The facts in Pitman are slightly complicated as the warring parties had an historical business association dating back to before 1985. In fact, they were one and the same company before that date. The dispute arose over the domain name 'pitman.co.uk' and who was entitled to use it after the business had de-merged. The original Pitman business, founded by Sir Issac Pitman in 1849, consisted of a number of diverse divisions, including a publishing division, a training division and an examination division. These were sold off separately in 1985, Pearsons plc acquired the publishing business (Pitman publishing), Pitman Training Ltd acquired the training business (Pitman training) and a third party acquired the examination business.
In the 1985 agreement hiving off the various divisions, Pitman training was permitted to use the name 'Pitman' in connection with their business but only under specified conditions. In particular, they agreed not to use the name 'Pitman' in connection with any business except that of its training and correspondence courses.
Simple as far as it goes, but in 1985 none of the parties anticipated the advent of the Internet and the potential importance of a particular domain names to a business. In February 1996 Pitman publishing sent a request to Nominet (the UK body responsible for the allocation for the .uk country domain) for registration of the domain name 'pitman.co.uk' for use in their publishing business. The application was noted as received, and confirmed on 21 February 1996.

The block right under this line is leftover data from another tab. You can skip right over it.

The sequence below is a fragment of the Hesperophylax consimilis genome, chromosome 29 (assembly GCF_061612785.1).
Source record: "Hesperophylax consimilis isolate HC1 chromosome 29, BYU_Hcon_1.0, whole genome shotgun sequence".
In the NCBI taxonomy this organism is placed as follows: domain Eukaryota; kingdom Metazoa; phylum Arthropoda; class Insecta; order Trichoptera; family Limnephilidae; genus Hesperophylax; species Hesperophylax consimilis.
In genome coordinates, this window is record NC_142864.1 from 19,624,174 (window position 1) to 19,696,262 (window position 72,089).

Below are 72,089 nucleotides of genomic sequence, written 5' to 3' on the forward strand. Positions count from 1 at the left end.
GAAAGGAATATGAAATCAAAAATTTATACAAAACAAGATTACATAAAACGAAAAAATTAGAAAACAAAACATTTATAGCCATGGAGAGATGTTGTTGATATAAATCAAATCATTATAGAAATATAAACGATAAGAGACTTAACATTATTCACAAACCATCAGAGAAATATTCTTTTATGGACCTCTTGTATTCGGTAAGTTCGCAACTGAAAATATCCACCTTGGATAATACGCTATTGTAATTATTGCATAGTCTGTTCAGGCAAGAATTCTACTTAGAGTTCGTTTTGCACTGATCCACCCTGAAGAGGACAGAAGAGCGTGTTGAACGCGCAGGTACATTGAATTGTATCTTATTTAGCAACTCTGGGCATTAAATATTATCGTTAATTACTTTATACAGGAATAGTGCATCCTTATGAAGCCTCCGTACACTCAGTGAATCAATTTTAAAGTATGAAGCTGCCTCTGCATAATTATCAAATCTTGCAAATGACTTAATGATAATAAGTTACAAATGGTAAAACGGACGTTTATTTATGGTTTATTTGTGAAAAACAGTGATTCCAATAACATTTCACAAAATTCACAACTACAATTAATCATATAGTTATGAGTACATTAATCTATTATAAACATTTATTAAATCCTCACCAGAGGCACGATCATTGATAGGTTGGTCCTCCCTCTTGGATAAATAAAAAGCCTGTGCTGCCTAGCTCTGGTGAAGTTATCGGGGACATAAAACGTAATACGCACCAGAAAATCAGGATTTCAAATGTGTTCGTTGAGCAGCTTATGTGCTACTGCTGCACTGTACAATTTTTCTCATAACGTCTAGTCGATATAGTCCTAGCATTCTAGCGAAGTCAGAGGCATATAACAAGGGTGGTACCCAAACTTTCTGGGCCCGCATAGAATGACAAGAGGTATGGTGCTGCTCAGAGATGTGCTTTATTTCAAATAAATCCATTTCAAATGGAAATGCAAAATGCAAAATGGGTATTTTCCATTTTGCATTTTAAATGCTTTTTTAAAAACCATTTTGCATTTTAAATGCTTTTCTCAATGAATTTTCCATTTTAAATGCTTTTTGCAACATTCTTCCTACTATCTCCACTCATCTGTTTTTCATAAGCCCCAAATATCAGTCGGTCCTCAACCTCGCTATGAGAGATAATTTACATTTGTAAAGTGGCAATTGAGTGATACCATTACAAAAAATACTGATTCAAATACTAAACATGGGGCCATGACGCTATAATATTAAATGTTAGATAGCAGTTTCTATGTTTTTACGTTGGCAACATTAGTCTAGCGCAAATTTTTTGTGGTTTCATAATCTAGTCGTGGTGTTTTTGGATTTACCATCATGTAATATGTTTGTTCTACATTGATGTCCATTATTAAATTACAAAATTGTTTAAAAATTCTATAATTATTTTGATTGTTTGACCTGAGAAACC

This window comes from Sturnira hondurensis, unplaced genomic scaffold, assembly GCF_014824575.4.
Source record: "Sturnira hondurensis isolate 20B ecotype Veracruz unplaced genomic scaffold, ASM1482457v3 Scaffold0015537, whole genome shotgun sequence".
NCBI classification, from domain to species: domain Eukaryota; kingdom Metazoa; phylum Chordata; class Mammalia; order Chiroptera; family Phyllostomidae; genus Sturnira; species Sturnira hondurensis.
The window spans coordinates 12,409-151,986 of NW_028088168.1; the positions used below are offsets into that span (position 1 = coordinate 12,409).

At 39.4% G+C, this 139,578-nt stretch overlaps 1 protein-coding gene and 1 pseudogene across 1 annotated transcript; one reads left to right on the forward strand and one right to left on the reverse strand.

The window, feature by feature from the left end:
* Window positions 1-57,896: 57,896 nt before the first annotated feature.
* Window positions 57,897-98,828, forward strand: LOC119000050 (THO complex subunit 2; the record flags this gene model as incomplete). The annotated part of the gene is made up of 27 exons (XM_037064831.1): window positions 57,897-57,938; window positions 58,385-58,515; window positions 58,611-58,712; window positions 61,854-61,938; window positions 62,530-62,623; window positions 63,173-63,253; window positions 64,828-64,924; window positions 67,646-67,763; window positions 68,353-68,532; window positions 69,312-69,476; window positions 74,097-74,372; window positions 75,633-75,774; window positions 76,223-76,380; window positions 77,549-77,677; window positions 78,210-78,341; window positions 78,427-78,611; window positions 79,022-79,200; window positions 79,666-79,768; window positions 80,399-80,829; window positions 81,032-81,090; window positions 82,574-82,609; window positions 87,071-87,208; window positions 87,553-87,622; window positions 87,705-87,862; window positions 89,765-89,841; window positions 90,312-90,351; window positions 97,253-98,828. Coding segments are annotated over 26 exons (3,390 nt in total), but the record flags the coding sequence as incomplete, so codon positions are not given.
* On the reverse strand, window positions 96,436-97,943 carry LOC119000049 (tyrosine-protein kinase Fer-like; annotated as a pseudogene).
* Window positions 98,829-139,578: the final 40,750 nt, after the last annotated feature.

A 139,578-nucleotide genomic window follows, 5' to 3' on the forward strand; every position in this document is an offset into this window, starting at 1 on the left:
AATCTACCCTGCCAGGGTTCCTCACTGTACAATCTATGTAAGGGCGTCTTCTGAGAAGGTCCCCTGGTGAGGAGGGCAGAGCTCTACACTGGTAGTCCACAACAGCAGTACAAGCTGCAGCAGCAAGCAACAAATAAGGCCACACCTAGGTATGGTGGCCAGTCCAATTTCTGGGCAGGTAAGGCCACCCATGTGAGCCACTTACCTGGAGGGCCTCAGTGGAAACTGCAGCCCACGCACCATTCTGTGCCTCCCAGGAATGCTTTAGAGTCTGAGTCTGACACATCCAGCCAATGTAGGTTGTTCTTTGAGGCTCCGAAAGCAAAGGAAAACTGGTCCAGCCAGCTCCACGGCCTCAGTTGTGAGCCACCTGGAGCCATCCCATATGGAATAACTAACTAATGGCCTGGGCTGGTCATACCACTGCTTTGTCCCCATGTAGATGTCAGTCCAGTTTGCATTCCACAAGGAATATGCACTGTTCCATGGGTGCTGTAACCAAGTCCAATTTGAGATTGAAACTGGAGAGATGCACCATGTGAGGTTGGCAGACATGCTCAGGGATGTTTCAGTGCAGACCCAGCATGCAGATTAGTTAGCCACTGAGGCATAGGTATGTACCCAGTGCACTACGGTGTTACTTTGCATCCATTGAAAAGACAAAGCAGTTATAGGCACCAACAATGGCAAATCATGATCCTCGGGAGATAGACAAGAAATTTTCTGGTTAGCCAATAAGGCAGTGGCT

However, in April of the same year, Pitman training enquired as to whether the domain name 'pitman.co.uk' was still available for allocation, and on being told that it was, duly registered it to their business. Pitman training started to use the domain name in July of the same year. It was not until the December, that Pitman publishing were ready to go 'live' with their e-mail service and web site. They were understandably perturbed to find that not only had their domain name been re-allocated to Pitman training without their knowledge or consent, but also that Pitman training had been using it since the July.